Excerpts from Jim Conrad's
Naturalist Newsletter


from the May 1, 2016 Newsletter with notes from a visit to Lacanja Chansayab in the Lacandon Reserve, Chiapas, MÉXICO

On April 13th on my walk up the little paved road leading into the Lacandon village of Lacanja Chansayab in Chiapas's Lacandon Reserve, right at the road's edge where a bridge crossed the Lacanja River on the town's north side, a four-meter-tall (13ft) bull-horn acacia turned up looking like no other acacia I'd ever seen. Its big thorns, ferny leaves and flower spikes are on display atop this page.

This is a kind of bull-horn acacia. In the Yucatan we have plenty of bull-horn acacias but the Yucatan's species produce thorns that are round in cross section, not broad-based and "winged,"like these. Below, you can take a closer look at a pair of this tree's amazing thorns.


With such winged spines I knew we had something interesting, so I photographed other details that might be important for identification purposes. For example, there were glands along the compound leaves' rachises, maybe for the production of an edible substance for the very aggressive biting ants living in the hollow thorns -- typical for the bull-horn acacias -- and those are shown below:

ACACIA (VACHELLIA) MAYANA, glands on leaf rachis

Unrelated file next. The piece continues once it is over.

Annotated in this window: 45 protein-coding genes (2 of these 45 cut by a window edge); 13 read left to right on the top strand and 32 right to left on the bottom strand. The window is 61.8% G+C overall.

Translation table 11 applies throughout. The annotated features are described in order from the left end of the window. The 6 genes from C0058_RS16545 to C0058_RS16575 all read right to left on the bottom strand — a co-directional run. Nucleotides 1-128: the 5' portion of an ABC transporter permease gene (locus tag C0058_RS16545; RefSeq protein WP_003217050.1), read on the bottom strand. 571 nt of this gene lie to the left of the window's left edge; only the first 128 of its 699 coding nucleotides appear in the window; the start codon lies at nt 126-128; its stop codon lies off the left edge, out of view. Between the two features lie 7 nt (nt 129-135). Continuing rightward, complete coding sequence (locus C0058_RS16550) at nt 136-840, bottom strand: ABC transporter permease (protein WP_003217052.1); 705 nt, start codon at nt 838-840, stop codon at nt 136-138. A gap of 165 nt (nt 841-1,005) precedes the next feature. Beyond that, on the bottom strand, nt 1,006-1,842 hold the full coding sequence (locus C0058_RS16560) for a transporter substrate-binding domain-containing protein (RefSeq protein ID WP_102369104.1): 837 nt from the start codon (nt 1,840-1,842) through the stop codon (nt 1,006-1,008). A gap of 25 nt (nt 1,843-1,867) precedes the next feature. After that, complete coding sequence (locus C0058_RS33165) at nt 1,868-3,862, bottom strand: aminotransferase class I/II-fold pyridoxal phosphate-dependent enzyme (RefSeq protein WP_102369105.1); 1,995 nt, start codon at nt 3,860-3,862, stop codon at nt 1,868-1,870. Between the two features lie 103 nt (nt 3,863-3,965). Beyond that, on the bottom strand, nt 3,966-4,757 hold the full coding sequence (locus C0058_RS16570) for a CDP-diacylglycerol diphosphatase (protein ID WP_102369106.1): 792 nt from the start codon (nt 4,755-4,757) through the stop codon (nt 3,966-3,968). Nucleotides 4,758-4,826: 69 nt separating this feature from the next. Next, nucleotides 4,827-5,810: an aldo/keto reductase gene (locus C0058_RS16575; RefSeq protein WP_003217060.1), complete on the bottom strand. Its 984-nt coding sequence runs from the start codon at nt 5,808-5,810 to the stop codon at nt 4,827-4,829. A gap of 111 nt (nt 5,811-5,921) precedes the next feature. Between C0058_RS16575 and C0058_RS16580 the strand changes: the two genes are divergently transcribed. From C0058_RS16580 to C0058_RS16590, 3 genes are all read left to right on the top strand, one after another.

Later I sent the above pictures to Dr. Wolf-Achim Roland in Solingen, Germany, who produces a fine website on the world's Acacias. We're friends despite his being one of those specialists encouraging the breakup of the old, famous genus Acacia into small, hard-to-remember genera. He quickly replied that our Chiapas tree is Vachellia mayana, which we who hesitate to abandon the noble genus Acacia still call ACACIA MAYANA. The species has no English name but I don't think anyone will object if we call it the Maya Bull-horn Acacia.

Acacia mayana is endemic just to that part of Mexico stretching from southern Veracruz State on the Gulf of Mexico, through Oaxaca and Chiapas into part of lowland northern Guatemala, the Petén area. It's described as one of the rarer ant-acacias, one specializing in lowland wet forest and forest margins. Therefore, our pictures and notes are likely to make acacia enthusiasts very happy.

One final note worth mentioning is that I read that Acacia mayana produces a large supply of Beltian bodies, which are yellow, protein-rich packets attached to leaflets, serving as ant food. They're shown and described on another bull-horn acacia page at http://www.backyardnature.net/yucatan/acacia-t.htm

The literature says that on developing leaves of Acacia mayana nearly all leaflets contain Beltian bodies, and these bodies are usually about 2 mm long and up to 0.8 mm wide, which is much larger than what we've seen on our Yucatan acacias. Our Acacia mayana was flowering in the heart of Chiapas's dry season, the tree bore no developing leaves, and none of its old ones bore Beltian bodies.